ConsenSys, a leading Ethereum-focused software company, is facing scrutiny from the blockchain community regarding its lack of a BitLicense to operate in New York State.
To provide some context, the BitLicense is a business license that’s required by New York for companies conducting “virtual currency business activity,” which involves storing, holding, or maintaining control of virtual currency on behalf of others. It was instituted in 2015 to regulate cryptocurrency activities and protect consumers.
On October 13, blockchain investigator Mr. Huber posted questions on how ConsenSys has been able to avoid obtaining a BitLicense, given its extensive involvement in the Ethereum ecosystem, via two posts on X (formerly Twitter).
How is it possible that @ConsenSys doesn’t have or need a BitLicense? Clearly they are involved in virtual currency activities? Just think about Token Foundry or litteraly anything they do? @JohnEDeaton1 @Marc_Fagel @StevenNerayoff pic.twitter.com/h2FPAwK34a
— Mr. Huber🔥🦅🔥 (@Leerzeit) October 13, 2023
In one of the two posts, Huber questioned the absence of a BitLicense for ConsenSys, given their involvement in virtual currency activities, including Token Foundry and other related ventures.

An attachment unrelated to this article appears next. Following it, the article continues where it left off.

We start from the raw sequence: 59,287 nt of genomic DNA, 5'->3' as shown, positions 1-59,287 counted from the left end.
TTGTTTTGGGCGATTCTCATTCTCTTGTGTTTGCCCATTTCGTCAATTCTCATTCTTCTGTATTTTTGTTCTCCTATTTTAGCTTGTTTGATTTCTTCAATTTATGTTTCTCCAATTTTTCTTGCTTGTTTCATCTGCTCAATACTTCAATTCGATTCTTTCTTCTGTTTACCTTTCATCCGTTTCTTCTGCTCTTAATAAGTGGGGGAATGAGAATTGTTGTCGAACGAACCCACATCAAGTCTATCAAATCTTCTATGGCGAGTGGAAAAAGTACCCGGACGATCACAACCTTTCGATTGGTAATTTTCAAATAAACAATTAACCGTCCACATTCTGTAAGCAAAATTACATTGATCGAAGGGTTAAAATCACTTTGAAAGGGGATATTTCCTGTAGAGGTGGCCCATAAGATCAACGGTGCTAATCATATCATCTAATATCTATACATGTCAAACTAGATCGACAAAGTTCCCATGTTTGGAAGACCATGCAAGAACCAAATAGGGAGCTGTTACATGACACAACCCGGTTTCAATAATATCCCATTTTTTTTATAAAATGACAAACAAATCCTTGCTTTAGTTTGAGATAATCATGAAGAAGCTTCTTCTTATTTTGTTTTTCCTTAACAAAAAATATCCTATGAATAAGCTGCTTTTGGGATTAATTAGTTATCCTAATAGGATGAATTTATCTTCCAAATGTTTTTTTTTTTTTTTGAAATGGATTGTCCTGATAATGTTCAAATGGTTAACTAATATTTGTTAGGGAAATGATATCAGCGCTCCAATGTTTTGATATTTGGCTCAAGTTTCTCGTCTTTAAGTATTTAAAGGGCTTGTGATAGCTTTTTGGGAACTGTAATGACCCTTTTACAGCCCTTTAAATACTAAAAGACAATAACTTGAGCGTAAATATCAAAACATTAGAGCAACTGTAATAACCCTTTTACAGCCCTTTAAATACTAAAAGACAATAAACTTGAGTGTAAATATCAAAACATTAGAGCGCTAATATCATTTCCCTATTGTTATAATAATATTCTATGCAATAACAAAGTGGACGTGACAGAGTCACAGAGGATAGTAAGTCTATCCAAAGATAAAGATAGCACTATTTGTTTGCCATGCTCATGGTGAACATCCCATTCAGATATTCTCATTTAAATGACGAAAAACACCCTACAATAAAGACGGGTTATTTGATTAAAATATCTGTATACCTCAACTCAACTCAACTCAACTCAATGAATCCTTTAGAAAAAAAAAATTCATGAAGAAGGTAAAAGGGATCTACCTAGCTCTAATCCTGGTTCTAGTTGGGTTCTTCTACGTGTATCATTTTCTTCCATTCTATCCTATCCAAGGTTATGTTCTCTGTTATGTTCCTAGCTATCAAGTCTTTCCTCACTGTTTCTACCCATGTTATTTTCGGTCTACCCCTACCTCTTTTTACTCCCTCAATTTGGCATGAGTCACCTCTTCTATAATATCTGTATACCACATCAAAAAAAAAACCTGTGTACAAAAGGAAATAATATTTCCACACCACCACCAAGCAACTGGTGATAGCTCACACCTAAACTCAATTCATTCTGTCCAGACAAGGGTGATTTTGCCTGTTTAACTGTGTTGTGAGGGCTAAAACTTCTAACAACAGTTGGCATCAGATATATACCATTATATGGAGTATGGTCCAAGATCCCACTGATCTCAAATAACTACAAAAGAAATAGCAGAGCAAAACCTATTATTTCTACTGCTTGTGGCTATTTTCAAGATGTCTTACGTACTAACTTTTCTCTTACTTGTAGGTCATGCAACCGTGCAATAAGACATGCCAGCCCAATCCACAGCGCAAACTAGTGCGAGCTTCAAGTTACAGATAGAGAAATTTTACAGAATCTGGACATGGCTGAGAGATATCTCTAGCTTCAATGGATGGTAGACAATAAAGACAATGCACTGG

Token Foundry was a startup incubated by ConsenSys in 2018, with an aim to establish itself as a prominent platform for conducting initial coin offerings (ICOs). As a company involved in releasing and selling tokens, it would appear to fall under the purview of entities required to obtain a BitLicense.
In a separate post, Huber observed that ConsenSys had actively attempted to “improve” the BitLicense, raising the question of why they had never obtained one themselves.
Consenys is quite active in the crypto realm. Moreover, Bill Hughes, the company’s attorney, clarified in a post that the company has officially submitted a request for an extension of the deadline concerning the IRS broker crypto reporting standards.
Today, @Consensys submitted a short letter to the staff at @USTreasury and IRS who are working on the notice of proposed rulemaking concerning the IRC Section 6045 broker reporting requirement. That letter requested two things:
First, due to the complexity of the proposed… pic.twitter.com/tX9hZpkOOg
— Bill Hughes : wchughes.eth 🦊 (@BillHughesDC) October 9, 2023
Hughes made the announcement on Monday, stating that ConsenSys has sent a letter to the Internal Revenue Service (IRS) and the U.S. Department of the Treasury, seeking two substantial modifications to the proposed regulations.
However, ConsenSys has not publicly responded to the implication that it may be in violation of New York’s registration requirements. With blockchain transparency proponents like Huber digging in, ConsenSys may soon have to answer tough questions.
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